by Self-Portrait of the Artist
The longer I look at baroque-inclined conceptual artist Helen Chadwick‘s Vanitas II (1986), the more I am persuaded that Clara Peeters‘ quite traditional Vanitas, painted over three and a half centuries earlier, is much more radical.
Young women and fresh flowers had long been compared in poetry written by men to persuade their mistresses to concede their flower. Here, our awareness that the woman in the painting probably is the artist herself makes the wilting flower’s proximity to her more poignant than it has ever been.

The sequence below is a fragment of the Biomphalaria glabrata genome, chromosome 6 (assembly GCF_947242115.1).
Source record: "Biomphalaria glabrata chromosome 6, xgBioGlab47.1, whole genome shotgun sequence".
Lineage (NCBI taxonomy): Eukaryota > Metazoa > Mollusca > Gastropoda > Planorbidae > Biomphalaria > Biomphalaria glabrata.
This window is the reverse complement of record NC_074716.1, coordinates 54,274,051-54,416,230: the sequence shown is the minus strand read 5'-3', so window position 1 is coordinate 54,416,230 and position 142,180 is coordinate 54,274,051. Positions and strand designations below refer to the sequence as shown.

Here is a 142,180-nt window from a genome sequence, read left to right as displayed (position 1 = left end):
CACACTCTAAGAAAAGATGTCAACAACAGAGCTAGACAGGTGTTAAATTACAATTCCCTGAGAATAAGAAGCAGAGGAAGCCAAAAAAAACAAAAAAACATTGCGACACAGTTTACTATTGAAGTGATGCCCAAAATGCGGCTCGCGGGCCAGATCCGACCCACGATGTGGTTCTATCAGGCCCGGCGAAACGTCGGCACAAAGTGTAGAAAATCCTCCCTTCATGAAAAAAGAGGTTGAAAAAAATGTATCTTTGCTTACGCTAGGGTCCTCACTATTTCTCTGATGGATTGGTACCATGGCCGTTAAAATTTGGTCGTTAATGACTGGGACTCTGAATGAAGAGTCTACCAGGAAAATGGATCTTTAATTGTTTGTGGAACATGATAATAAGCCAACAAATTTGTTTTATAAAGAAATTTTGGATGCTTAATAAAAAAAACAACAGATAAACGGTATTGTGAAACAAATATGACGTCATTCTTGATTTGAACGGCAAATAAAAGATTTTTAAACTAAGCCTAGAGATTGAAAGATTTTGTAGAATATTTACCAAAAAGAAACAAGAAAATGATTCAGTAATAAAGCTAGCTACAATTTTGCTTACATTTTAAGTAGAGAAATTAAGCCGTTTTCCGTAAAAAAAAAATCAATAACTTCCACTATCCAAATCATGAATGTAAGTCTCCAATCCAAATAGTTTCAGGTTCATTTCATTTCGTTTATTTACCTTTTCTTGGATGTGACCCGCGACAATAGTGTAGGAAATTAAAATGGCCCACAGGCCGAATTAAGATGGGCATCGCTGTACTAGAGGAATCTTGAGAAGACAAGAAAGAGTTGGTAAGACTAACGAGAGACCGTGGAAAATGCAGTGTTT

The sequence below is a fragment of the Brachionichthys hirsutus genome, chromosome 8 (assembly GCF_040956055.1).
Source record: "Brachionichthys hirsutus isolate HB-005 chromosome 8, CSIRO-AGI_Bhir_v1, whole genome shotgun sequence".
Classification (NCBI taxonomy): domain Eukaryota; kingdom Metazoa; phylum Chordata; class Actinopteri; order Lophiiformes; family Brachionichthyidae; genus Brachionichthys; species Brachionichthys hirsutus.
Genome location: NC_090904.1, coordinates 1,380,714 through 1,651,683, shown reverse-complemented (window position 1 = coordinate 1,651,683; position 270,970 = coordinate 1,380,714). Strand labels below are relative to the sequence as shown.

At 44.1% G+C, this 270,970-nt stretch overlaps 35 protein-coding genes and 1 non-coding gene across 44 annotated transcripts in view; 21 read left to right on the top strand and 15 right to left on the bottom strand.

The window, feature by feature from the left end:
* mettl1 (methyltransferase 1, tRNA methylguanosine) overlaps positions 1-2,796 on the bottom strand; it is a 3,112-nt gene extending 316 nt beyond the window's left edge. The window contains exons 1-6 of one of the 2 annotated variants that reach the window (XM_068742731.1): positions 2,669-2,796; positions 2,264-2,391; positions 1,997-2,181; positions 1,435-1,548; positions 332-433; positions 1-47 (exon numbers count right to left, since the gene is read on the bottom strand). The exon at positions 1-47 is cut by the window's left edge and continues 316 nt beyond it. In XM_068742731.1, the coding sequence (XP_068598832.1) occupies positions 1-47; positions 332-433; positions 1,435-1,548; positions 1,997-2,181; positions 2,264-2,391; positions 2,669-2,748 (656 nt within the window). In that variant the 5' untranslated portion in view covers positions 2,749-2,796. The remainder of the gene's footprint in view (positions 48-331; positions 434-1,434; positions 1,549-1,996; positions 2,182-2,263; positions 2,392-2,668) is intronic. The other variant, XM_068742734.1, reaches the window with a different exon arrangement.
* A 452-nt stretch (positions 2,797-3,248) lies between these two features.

(In fact, once you notice the wilting flower, you soon start getting the strange feeling that every other object in the painting does not assert its value effortlessly.)
Helen Chadwick must have realised that the female body in art is never a neutral subject. She decided to abandon its explicit representation two years after her self-portrait was shot.